The funds can bet on rising or falling prices, and have a low correlation with stocks or bonds
Taken as a group, managed futures mutual funds have been wretched over the past five years. But the category has some strong performers, and if you’re looking for an unloved area due for a turn, managed futures might be the place to go.
The average managed futures fund has gained an average 1.24% in the past five years, according to Morningstar. That is only slightly better than the average intermediate-term US government bond fund. Within that average annual return is a lot of variation, and not all of it the good variety.
Why invest in commodities at all? A 1983 paper by the late Harvard professor John Lintner, “The Potential Role of Managed Commodity-Financial Futures Accounts (and/or Funds) in Portfolios of Stocks and Bonds,” showed that managed futures had substantial diversification benefits for stock portfolios. This makes sense: Managed futures funds can bet on rising or falling prices, and have a low correlation with stocks or bonds.
And limited data shows that Lintner’s findings had merit. Guggenheim Managed Futures Strategy A (RYMFX), the oldest open-end managed futures fund, gained an annualized 12.4% during the 2007-2009 bear market, vs. an annualized loss of 42.95% for the Standard and Poor’s 500 stock index and a 48.26% for the MSCI Europe, Australasia and Far East index.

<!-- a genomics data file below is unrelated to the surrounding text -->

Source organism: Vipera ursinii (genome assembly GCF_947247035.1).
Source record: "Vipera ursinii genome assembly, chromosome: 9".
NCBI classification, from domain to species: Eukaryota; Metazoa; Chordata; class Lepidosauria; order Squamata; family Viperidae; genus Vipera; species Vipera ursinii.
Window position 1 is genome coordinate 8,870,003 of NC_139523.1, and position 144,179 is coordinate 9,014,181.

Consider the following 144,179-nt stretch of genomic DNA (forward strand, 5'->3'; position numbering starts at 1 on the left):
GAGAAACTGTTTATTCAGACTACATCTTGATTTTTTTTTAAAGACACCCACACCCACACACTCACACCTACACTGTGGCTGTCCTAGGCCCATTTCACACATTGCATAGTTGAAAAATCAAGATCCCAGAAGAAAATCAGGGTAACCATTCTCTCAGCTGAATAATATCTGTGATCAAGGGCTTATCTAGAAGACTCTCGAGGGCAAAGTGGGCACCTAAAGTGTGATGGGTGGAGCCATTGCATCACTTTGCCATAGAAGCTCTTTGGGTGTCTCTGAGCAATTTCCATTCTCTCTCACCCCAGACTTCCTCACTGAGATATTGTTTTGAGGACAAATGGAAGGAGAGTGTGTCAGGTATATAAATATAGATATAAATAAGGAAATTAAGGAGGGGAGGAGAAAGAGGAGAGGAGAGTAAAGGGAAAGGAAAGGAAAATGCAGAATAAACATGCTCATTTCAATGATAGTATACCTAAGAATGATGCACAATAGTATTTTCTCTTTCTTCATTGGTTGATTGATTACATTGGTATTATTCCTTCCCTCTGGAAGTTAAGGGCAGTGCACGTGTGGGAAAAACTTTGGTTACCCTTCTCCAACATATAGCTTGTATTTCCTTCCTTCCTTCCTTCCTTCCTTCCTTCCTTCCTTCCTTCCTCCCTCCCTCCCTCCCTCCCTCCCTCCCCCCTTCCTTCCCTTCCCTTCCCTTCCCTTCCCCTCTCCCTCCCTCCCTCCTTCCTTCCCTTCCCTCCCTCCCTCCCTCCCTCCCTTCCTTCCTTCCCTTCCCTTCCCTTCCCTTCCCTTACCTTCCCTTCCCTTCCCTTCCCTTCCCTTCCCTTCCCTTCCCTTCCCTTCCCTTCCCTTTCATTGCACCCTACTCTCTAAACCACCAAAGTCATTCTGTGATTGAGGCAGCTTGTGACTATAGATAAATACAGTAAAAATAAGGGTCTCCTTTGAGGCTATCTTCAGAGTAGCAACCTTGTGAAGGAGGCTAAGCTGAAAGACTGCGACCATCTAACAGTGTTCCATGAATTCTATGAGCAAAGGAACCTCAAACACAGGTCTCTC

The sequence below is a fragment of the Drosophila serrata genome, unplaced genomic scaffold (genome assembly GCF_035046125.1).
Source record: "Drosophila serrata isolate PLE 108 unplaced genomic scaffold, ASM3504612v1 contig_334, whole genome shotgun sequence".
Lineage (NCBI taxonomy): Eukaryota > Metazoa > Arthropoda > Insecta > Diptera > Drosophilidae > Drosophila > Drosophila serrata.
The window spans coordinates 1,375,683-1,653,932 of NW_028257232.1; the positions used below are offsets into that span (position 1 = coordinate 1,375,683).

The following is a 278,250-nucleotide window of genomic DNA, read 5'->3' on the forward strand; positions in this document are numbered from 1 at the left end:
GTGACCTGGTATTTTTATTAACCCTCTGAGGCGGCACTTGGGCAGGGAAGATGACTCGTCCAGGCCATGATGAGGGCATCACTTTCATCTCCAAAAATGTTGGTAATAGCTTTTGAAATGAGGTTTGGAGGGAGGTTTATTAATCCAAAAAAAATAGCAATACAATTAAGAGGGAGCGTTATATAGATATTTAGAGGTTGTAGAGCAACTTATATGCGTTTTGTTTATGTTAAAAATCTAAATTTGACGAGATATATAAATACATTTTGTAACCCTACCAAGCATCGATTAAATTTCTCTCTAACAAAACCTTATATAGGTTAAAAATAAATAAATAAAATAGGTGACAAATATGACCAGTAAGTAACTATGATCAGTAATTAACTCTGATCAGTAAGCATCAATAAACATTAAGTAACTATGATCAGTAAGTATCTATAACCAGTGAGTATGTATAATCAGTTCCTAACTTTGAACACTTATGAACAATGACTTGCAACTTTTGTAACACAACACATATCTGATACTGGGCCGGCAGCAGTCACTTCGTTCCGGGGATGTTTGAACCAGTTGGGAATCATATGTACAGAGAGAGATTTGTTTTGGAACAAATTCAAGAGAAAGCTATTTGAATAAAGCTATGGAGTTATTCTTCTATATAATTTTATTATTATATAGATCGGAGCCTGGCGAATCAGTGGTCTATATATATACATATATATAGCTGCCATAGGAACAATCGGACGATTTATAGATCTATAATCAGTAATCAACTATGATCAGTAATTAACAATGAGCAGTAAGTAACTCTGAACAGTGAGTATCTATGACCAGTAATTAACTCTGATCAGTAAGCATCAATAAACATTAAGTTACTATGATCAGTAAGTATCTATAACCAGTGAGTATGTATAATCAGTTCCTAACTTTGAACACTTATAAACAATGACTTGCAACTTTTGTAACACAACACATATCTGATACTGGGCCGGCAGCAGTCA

If you’re worried about a stock market downturn, then, a managed futures fund might make sense, especially since the funds have had such a wretched performance recently. Recent reaerch show that periods of really bad performance from managed futures often leads to relatively short bursts of outperformance — in other words, reversion to the mean.
The research also raises some interesting points. The first is that performance for managed futures has been unusually awful, particularly when looked at in terms of their Sharpe ratios, which measures return in relation to risk. The Barclay’s CTA Index, which represents the equally weighted average net returns of a large set of managed futures programs, had a 12-month Sharpe ratio of -1.99 in the 12 months ended June 30, its worst 12-month period ever. The research notes that those Sharpe ratios tend to revert to the mean. If the mean reversion pattern continues, this indicator could bode well for managed futures.
From the research:
The consistent result across our tests is that there does appear to be historical mean reversion in managed futures Sharpe ratios, with weaker 12-month periods being followed by stronger 12-month periods, and vice versa. This result would justify a strategy of buying the dips in managed futures and moderating positions after a strong period of performance.
Managed futures’ outperformance tends to be in short, sharp bursts. Waiting for a confirmation of the uptrend can mean you would miss a significant portion — up to 40% — of positive returns. Since the bulk of returns in managed futures were concentrated in relatively short windows of time, a return-chasing approach such as this can miss the early returns in a run-up and may incur a large opportunity cost.
The takeaway: It is good to buy low, but, as star manager Peter Lynch was fond of saying, it is always darkest just before its pitch black. However, searching for those funds that have been doing the worst, and dripping money in over several months is a great strategy.